But while the Expanded Universe has yielded a galaxy’s worth of daytime soap-quality story lines, it also gave us Bioware’s epic RPG, Knights of the Old Republic. KoTOR was notable for a lot of reasons: it had a deep combat system that rewarded players who tactically planned their moves and made full use of their allies’ abilities, and it was one of the first RPG’s on consoles to give players legitimate choices that affected the game’s outcome. But most of all, KoTOR is memorable because of it’s excellent story: with a cast of characters that’s just as memorable as any of the characters in the classic trilogy, and a plot twist that is genuinely surprising but also properly foreshadowed, KoTOR’s story had a level of quality that most people weren’t expecting from a game, much less one based in the vomit-inducing Star Wars Expanded Universe continuity. While I think Bioware’s later games like Mass Effect and Dragon Age have better gameplay, the story and characters in KoTOR remain the best that the company has ever produced.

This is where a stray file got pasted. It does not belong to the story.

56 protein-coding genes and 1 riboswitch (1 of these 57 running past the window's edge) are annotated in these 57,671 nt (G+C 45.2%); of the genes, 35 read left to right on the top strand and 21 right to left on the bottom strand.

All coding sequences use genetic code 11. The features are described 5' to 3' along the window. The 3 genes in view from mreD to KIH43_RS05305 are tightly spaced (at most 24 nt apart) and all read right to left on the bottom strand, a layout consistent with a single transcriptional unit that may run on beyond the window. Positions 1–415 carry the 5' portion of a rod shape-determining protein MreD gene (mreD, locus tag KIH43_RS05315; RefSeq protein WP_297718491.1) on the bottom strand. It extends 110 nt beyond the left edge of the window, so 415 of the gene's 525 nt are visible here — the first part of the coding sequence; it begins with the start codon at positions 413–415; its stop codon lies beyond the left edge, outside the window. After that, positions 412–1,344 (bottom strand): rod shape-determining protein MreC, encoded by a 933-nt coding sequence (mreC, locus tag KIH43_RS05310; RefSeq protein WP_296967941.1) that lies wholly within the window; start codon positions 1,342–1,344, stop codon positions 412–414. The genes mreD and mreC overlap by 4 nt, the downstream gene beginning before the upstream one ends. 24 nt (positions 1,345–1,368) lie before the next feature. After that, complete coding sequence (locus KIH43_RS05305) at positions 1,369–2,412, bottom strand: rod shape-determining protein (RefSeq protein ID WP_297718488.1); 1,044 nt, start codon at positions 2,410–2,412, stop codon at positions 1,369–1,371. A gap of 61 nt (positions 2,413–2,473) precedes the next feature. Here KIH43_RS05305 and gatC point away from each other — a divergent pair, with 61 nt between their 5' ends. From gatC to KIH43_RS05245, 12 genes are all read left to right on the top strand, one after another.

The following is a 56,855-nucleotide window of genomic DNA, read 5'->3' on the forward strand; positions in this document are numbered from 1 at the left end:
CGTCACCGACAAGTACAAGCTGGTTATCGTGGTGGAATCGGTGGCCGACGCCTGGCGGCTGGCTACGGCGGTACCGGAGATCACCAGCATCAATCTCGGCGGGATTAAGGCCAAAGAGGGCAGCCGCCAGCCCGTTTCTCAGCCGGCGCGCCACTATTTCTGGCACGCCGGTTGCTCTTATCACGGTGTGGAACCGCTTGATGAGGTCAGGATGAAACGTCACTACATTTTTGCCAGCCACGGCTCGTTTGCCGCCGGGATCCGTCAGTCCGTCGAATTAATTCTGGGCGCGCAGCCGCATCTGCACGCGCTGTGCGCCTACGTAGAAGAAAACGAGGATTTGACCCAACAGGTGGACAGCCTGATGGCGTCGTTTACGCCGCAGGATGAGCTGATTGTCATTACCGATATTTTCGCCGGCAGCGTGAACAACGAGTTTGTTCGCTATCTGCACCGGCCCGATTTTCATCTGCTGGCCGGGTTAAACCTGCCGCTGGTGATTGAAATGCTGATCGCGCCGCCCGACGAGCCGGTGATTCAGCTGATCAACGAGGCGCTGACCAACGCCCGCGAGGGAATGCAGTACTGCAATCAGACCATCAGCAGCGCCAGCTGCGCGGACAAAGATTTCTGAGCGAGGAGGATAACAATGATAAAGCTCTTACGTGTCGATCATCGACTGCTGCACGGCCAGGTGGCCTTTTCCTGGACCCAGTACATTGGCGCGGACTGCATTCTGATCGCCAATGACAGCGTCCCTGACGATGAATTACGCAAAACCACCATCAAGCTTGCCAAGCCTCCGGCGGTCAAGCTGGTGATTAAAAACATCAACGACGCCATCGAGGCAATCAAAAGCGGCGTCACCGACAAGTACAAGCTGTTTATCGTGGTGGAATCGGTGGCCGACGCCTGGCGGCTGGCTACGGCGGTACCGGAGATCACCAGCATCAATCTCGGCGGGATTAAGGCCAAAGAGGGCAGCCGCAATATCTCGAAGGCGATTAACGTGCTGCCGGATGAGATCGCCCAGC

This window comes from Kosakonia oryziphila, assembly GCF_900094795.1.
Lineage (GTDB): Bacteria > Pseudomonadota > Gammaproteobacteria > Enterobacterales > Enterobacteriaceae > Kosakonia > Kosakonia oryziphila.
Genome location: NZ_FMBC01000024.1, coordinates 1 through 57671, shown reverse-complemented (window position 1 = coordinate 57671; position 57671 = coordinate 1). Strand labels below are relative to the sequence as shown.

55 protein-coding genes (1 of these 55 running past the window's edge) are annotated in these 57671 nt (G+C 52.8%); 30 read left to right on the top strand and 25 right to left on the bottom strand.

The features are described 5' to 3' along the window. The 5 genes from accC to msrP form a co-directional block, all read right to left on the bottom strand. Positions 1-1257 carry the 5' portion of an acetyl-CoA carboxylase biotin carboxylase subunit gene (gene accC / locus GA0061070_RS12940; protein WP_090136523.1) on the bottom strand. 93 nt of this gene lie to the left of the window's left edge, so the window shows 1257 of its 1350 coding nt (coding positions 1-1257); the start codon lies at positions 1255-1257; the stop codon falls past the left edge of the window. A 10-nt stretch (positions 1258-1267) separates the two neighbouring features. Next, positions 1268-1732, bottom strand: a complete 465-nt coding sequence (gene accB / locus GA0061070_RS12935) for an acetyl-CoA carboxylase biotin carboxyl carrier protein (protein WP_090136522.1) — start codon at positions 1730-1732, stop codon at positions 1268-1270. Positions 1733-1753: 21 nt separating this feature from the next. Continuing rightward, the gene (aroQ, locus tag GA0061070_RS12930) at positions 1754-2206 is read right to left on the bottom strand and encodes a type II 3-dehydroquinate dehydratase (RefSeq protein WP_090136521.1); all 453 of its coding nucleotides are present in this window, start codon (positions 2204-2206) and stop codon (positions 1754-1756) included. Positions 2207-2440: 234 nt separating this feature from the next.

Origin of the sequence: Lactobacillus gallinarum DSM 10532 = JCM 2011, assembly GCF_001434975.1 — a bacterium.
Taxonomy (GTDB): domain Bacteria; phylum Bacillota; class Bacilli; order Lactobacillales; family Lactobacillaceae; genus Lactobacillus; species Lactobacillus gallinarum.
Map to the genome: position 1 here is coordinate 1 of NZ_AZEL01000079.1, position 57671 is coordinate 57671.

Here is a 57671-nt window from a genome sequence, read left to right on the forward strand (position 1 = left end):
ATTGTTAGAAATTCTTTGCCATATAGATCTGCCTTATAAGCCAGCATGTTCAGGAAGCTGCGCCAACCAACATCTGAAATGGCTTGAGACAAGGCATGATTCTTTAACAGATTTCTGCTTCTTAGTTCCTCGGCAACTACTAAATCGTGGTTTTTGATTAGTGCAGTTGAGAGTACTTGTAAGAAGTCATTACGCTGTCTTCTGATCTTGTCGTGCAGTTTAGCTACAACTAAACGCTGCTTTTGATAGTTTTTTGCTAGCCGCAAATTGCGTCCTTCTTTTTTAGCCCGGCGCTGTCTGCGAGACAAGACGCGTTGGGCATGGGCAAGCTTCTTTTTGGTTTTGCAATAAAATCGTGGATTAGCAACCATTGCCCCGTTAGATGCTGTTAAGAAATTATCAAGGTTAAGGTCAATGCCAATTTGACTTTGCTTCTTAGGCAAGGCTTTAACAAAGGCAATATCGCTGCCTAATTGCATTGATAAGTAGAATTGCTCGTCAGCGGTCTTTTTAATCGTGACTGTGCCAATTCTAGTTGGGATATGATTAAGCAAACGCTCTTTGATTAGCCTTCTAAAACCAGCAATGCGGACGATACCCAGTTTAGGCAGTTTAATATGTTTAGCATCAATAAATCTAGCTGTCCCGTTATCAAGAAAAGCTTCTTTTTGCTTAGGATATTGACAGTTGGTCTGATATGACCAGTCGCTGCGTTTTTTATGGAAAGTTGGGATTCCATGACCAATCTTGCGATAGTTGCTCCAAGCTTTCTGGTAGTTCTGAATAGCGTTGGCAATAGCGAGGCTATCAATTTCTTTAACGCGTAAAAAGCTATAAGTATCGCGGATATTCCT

Project Gotham Racing 2
The Xbox was home to a lot of great racing games, including the best versions of EA’s Need for Speed Underground series, as well as the first game in Microsoft’s ultra realistic Forza Motorsport series of racing sims (which, by the way, are better than Gran Turismo. Don’t argue, you know I’m right.) But while I liked both of those games, I absolutely loved Project Gotham Racing.
While having distinctly more arcade-like physics than Forza, PGR was still far from a casual game; while the ultimate goal most of the time was still to cross the finish line in first, PGR rewarded skill thanks to it’s “Kudo” system: by driving skillfully and using techniques like power-sliding around corners, drafting behind opponents, or overtaking them, players would earn “Kudos” that were needed to acquire new cars or advance through the game’s career mode. While racing games always reward the player who sticks to the most efficient line or drives the fastest, it was refreshing to see a game that rewarded players for driving with style instead of just speed.
Splinter Cell: Chaos Theory
While Splinter Cell would eventually become a multiplatform title that would appear on every console, I will always think of it as an Xbox franchise; while the first round of Xbox 1 games were good looking at the time, the original Splinter Cell, with it’s at-the-time astounding lighting and physics effects, was the first game on the system that truly demonstrated the gulf in horsepower between the Xbox and it’s competition.